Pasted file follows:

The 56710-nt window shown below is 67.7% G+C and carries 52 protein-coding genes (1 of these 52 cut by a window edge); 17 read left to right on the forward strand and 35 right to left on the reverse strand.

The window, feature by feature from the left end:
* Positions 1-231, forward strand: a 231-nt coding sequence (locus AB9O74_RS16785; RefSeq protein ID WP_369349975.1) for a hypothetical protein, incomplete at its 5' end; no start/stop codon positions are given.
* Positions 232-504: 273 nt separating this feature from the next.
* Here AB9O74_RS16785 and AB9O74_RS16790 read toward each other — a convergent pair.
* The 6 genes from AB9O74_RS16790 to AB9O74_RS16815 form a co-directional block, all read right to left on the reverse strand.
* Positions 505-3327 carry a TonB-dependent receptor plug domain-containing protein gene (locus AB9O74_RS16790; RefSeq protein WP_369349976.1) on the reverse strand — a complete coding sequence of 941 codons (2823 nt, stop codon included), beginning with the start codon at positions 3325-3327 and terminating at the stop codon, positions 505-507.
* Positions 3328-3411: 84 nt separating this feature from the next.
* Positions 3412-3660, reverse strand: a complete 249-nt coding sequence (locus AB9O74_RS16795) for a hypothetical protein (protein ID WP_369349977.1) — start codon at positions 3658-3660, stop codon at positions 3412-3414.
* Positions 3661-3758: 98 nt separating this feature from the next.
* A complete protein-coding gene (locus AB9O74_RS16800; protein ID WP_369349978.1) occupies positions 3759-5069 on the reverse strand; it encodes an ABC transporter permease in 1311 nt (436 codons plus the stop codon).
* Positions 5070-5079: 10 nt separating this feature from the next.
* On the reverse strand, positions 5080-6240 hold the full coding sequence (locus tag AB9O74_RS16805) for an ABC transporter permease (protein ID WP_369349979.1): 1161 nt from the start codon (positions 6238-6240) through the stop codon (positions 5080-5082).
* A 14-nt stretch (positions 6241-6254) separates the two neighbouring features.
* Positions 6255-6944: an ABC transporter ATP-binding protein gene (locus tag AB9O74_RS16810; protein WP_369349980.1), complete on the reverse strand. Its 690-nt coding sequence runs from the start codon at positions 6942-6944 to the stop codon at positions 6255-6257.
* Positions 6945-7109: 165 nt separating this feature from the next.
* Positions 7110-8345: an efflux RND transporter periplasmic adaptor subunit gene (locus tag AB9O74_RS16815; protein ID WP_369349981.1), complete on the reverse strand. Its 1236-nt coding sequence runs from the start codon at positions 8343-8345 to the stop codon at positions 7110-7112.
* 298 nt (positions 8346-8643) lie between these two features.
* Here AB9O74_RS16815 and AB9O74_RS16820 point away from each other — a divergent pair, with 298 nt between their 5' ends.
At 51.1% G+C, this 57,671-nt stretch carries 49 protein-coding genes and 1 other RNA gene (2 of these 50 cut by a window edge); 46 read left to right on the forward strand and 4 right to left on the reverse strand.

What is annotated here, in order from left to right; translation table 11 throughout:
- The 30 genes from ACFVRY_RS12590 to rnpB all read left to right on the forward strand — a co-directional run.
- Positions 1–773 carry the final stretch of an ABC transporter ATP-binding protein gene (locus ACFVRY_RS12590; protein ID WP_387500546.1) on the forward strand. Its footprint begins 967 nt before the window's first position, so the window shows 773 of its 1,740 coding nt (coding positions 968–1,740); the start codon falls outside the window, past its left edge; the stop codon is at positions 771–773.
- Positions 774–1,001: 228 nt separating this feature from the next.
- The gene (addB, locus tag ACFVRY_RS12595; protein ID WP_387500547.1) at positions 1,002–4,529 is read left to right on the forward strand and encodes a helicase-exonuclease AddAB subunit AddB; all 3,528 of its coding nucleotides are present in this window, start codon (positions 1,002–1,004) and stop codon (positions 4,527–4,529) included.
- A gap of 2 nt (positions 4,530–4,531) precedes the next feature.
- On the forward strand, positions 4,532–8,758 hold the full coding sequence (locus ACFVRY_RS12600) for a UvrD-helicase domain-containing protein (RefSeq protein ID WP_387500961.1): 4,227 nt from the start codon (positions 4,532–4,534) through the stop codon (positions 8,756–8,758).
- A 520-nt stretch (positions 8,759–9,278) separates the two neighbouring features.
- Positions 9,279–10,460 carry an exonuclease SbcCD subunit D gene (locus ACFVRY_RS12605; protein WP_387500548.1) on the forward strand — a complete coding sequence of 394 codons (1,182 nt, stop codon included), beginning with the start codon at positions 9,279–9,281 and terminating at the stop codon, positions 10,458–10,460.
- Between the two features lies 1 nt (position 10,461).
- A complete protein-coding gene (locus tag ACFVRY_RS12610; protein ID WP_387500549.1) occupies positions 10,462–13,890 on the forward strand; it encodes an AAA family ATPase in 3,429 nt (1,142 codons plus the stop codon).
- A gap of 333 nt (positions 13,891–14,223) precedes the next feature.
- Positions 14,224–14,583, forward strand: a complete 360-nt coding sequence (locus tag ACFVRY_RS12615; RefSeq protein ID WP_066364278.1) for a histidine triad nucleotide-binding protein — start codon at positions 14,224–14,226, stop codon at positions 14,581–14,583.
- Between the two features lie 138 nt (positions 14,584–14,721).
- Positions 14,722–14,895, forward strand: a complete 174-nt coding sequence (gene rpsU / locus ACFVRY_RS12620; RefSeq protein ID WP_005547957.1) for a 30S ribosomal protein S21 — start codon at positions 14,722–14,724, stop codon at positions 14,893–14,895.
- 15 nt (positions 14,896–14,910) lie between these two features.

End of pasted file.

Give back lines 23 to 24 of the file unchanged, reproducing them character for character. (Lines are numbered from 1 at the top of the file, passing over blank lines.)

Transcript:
- Positions 1–773 carry the final stretch of an ABC transporter ATP-binding protein gene (locus ACFVRY_RS12590; protein ID WP_387500546.1) on the forward strand. Its footprint begins 967 nt before the window's first position, so the window shows 773 of its 1,740 coding nt (coding positions 968–1,740); the start codon falls outside the window, past its left edge; the stop codon is at positions 771–773.
- Positions 774–1,001: 228 nt separating this feature from the next.